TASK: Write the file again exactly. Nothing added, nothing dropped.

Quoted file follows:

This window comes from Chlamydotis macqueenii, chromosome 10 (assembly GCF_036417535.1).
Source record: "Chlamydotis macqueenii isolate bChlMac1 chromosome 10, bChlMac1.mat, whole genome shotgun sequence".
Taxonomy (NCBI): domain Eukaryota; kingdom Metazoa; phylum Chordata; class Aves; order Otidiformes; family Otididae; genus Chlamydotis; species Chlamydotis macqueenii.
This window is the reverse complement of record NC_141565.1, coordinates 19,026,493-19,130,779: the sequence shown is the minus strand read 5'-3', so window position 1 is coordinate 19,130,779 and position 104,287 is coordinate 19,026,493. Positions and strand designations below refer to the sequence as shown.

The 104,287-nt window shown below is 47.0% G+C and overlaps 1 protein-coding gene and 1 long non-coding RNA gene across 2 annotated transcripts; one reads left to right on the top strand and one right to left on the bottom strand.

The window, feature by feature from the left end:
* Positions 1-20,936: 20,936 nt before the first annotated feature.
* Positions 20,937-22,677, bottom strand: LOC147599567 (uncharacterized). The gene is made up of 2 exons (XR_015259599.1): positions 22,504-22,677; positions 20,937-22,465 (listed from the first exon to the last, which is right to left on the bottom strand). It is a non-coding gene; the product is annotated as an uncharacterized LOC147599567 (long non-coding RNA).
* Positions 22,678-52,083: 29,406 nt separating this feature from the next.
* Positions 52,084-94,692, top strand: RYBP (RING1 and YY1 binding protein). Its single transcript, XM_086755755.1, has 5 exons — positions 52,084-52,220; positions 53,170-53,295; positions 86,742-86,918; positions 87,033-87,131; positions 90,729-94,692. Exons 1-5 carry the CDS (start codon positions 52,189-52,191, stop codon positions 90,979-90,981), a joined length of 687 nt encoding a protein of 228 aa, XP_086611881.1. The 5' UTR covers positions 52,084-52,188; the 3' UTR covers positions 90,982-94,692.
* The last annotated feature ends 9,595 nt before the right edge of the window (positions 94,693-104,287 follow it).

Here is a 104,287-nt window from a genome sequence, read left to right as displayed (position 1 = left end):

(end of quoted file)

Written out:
This window comes from Chlamydotis macqueenii, chromosome 10 (assembly GCF_036417535.1).
Source record: "Chlamydotis macqueenii isolate bChlMac1 chromosome 10, bChlMac1.mat, whole genome shotgun sequence".
Taxonomy (NCBI): domain Eukaryota; kingdom Metazoa; phylum Chordata; class Aves; order Otidiformes; family Otididae; genus Chlamydotis; species Chlamydotis macqueenii.
This window is the reverse complement of record NC_141565.1, coordinates 19,026,493-19,130,779: the sequence shown is the minus strand read 5'-3', so window position 1 is coordinate 19,130,779 and position 104,287 is coordinate 19,026,493. Positions and strand designations below refer to the sequence as shown.

The 104,287-nt window shown below is 47.0% G+C and overlaps 1 protein-coding gene and 1 long non-coding RNA gene across 2 annotated transcripts; one reads left to right on the top strand and one right to left on the bottom strand.

The window, feature by feature from the left end:
* Positions 1-20,936: 20,936 nt before the first annotated feature.
* Positions 20,937-22,677, bottom strand: LOC147599567 (uncharacterized). The gene is made up of 2 exons (XR_015259599.1): positions 22,504-22,677; positions 20,937-22,465 (listed from the first exon to the last, which is right to left on the bottom strand). It is a non-coding gene; the product is annotated as an uncharacterized LOC147599567 (long non-coding RNA).
* Positions 22,678-52,083: 29,406 nt separating this feature from the next.
* Positions 52,084-94,692, top strand: RYBP (RING1 and YY1 binding protein). Its single transcript, XM_086755755.1, has 5 exons — positions 52,084-52,220; positions 53,170-53,295; positions 86,742-86,918; positions 87,033-87,131; positions 90,729-94,692. Exons 1-5 carry the CDS (start codon positions 52,189-52,191, stop codon positions 90,979-90,981), a joined length of 687 nt encoding a protein of 228 aa, XP_086611881.1. The 5' UTR covers positions 52,084-52,188; the 3' UTR covers positions 90,982-94,692.
* The last annotated feature ends 9,595 nt before the right edge of the window (positions 94,693-104,287 follow it).

Here is a 104,287-nt window from a genome sequence, read left to right as displayed (position 1 = left end):